Kyle and Kerry at the finish line


The day turned to night and the runners kept coming in.

We kept checking up on the Ultra Trail Australia app to see where our runners were and when they were getting to the bottom of Furber stairs so that we could be there for that all important finish line hug!

The crowds slowly dissipated. Still the runners kept coming in. The supporters grew quiet but still the event rolled on. The Ultra Trail Australia staff didn’t tire, they cheered in every runner like they were the first.

Our last Squadrun athlete Greg Kelso got in around 5:30am  to cheers and hugs from his family and two very proud coaches

Greg Kelso 2

Greg and his mum


Still a dedicated crowd stayed and we cheered in the runners who were coming in after almost 24 hours on their feet. A display of true stamina and mental grit on their behalf.

Around 6:30am Alina approached Kerry and I and said ‘you have to go and check out that sunrise, it’s just amazing’. We headed up to the deck of Scenic World and looked out at Mount Solitary and were gifted a sunrise that I will never forget. It seemed like the perfect end to this chapter and the perfect beginning to a new one.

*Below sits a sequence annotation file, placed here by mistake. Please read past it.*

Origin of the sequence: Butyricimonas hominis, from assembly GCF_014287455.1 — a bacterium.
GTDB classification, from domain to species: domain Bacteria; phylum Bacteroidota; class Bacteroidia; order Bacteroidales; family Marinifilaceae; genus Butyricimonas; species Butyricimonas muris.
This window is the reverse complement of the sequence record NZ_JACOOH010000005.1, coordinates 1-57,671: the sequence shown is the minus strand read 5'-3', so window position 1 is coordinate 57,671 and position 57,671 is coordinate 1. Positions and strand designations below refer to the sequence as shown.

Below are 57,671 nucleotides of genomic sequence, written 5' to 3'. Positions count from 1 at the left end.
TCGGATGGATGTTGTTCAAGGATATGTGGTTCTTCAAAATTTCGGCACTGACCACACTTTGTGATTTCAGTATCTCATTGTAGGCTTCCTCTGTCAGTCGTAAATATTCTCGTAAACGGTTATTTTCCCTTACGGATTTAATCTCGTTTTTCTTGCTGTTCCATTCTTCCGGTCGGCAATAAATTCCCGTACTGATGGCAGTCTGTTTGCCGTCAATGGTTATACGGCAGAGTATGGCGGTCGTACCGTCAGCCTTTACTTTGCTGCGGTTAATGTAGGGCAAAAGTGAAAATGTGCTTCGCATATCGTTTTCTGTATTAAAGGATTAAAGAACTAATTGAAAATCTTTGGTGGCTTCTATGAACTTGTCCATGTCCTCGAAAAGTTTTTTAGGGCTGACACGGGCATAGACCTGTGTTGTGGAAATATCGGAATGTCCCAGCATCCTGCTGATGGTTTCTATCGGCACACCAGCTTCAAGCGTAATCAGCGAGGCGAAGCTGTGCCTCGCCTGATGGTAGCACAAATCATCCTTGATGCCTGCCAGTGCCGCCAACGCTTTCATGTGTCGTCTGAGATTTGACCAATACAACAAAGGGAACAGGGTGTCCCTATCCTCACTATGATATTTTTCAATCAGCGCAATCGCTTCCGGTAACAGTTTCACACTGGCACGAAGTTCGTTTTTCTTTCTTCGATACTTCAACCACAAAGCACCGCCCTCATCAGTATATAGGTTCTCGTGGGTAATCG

For us, now, there’s no post UTA slump, we have lots of people keen to bust out a fast Gold Coast or Sydney Marathon, people running Hounslow, Surf Coast Century and some eyeing up G.O.W100. Not to mention a whole heap of Squaddies saying that they want to beat their UTA time for this year so are keen to start training for that ASAP… No rest for the wicked huh?!  

UTA sunrise

Sunrise over Solitary


Words can’t express how much the people and this event have touched my heart.

To the runners, seeing you all finish, push yourself and achieve something that many of you didn’t think was possible, witnessing the love and support of your family and friends, and hearing about what it meant to you has brought myself and Kerry to tears countless times. I have said it once and I will say it again Ultra running isn’t glitzy, it’s about facing your own demons and proving how truly strong you are, and you, Ultra Trail Australia competitors are truly strong.